Last edited 27 Jun 2021

Main author

Institute of Historic Building Conservation Institute / association Website

Understanding context

Rethinking how to reform the planning system and get the construction industry working effectively depends on urban designersskills in understanding context.

St Monans.jpg
A context sketch of St Monans, Fife, by Willie Watt, architect and master planner of Nicoll Russell Studios, Dundee. Sketching by hand uses a part of the human brain that helps develop a unique understanding of space, spatial hierarchies and character that cannot be acquired by photographing or computerising imagery.



Britain’s built environment has seen better days. The quality of design has decayed. Sustainable development has been difficult to achieve. Local authorities have suffered a huge loss of skills and resources, but the pro-active planning lobby requires both. Placemaking, considered the best vehicle to achieve sustainability, is not always evidenced in planning applications; rather, a vast number of submissions lack contextual analysis, adequate depth of information and design integrity. Built-environment education seems polarised towards two distinctive strands: first, a tight understanding and adherence to rules; and, second, idealistic utopias difficult to deliver. Design schools are progressively diverting from contextual cognitive learning to producing striking imagery with futuristic tools, a promising glossy world of practice that attracts paying students but results in a loss of skills.

The problems in the industry are systemic, poor outcomes being largely due to how all the parties involved interact. An effective way to move forward would involve a holistic understanding of the context in which built environment professions operate. That context involves big issues like climate change, health and wellbeing, housing, welfare, equality and inclusivity, all of which transcend both geographical and scholarly boundaries, and which require system-thinking and collaborative, pragmatic approaches. Positive change requires a change of model.

Imagine an engine whose pieces can be removed and repaired individually. Current legislation operates like that, considering all specialities separately. Now imagine an ecosystem whose components are connected by the processes that associate them, rather than by their individual qualities. An organic, systemic approach that focuses on the relationship between the parts, their relative hierarchy and the way in which they affect each other would seem far more plausible as a model for the future of planning.

Conversely, the parts of the industry are heading in different directions, failing to reconciliate their goals and motivations, or to deliver a common agenda. Professional bodies are insular, having self-regulated codes of practice that emerged from old models like the engine that we imagined, which are no longer appropriate. In response to such an archaic ethos, higher education bodies offer technological advances and complex software solutions that promise a future of construction allegedly capable of eliminating errors by automatising design processes. The danger is that improved tools applied to the old model will continue to exacerbate problems, but do it faster than before.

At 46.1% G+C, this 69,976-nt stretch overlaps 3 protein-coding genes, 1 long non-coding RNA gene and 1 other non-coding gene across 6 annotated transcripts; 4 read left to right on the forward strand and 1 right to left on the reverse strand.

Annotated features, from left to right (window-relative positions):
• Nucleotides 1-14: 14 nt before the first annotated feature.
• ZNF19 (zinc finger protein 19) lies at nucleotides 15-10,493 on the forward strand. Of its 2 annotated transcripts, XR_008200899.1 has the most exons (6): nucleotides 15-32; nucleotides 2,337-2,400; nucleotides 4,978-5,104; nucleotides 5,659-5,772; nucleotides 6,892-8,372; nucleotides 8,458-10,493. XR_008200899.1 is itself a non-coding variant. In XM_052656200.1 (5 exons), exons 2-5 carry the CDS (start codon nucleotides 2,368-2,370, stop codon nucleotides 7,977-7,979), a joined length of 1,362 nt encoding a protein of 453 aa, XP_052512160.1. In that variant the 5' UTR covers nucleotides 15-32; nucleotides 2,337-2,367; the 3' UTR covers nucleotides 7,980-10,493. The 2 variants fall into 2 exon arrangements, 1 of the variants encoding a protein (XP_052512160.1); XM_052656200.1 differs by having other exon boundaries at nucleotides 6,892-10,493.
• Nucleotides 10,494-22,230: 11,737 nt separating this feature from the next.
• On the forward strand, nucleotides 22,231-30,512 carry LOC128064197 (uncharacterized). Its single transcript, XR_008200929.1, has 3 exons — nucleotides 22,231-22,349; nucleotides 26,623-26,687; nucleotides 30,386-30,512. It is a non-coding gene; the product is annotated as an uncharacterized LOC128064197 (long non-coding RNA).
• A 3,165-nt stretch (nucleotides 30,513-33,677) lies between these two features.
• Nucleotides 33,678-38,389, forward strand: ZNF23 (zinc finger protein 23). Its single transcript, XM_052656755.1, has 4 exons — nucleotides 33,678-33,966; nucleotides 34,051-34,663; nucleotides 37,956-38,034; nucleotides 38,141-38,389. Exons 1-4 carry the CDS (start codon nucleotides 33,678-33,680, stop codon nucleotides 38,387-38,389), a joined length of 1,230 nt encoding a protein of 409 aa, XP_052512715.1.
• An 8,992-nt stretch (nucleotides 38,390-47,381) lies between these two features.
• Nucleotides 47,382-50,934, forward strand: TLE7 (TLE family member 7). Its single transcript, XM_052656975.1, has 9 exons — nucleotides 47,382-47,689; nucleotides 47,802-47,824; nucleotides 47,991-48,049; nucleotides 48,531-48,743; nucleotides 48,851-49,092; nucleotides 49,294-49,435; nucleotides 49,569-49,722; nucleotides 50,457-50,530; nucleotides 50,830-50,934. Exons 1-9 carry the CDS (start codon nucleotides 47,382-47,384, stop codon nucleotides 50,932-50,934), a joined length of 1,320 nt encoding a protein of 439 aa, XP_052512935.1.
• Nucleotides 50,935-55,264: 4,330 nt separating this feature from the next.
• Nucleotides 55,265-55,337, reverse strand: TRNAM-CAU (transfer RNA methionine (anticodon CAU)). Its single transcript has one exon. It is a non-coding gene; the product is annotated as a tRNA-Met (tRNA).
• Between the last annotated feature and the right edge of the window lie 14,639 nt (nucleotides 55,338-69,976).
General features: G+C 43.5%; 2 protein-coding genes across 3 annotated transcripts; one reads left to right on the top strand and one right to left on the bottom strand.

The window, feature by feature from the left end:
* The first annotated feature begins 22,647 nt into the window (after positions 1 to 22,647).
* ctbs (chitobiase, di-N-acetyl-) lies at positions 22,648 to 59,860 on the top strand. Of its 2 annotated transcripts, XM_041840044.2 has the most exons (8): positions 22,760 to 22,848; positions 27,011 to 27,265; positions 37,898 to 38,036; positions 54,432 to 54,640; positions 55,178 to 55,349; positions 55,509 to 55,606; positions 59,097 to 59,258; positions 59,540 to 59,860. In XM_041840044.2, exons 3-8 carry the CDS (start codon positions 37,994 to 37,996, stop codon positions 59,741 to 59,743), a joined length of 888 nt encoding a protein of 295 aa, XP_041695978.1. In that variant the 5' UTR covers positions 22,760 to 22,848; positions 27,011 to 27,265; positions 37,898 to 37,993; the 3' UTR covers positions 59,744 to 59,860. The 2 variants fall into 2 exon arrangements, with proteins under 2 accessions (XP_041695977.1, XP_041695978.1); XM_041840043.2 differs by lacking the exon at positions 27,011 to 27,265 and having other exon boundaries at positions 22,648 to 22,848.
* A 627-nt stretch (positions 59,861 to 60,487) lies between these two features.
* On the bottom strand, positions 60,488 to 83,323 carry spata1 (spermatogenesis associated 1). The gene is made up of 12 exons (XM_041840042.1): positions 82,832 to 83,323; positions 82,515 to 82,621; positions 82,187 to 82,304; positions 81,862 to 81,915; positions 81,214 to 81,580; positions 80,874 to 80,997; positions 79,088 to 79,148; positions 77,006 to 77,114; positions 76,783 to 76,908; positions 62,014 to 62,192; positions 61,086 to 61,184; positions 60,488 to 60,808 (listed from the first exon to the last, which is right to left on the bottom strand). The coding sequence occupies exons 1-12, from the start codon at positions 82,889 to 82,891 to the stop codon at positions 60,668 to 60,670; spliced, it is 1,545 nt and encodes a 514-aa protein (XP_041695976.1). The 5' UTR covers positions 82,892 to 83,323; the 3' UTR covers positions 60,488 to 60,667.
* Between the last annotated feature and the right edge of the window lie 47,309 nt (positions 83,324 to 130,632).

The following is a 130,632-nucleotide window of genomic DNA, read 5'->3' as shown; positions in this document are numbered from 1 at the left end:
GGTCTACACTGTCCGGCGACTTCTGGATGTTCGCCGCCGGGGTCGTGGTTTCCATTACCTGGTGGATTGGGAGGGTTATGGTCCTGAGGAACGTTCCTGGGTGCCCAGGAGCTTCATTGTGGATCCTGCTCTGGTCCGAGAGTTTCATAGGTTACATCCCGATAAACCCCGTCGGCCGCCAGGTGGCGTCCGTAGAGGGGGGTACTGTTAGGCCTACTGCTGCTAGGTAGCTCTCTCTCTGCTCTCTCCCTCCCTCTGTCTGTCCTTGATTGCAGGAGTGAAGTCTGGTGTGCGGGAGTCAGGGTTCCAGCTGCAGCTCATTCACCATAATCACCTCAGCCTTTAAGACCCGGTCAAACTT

Unbalanced context analysis

Sustainable development involves three spheres: economic, environmental and social. Economy is captured in monetary terms, so there is a measure: gains can be assessed and investments can be value-engineered. The capitalist system probably contributed to the growth of the economic sphere at the expense of the other two. To compensate for this imbalance, professionals have tried to measure the economic gains of ecology. For example, they have looked for evidence of how removing parking and providing street trees can attract shoppers, or how property values can be raised by increasing access to green spaces. The social sphere is rarely dealt with at all. Applying monetary currency to the environmental sphere only results in the transference of these non-economic gains on to the economy sphere, increasing its relevance and devaluing the other strands further.

Some might argue that quantifying social and ecological variables such as heritage, culture, nature, beauty, health and wellbeing could risk enabling savings in those areas. Conversely, the failure to quantify these eliminates their accountability altogether, making asset reduction or loss a less threatening prospect. This lack of accountability has left social and ecological fields arguing for agendas that respond to their specific ethical motives, but without much leverage.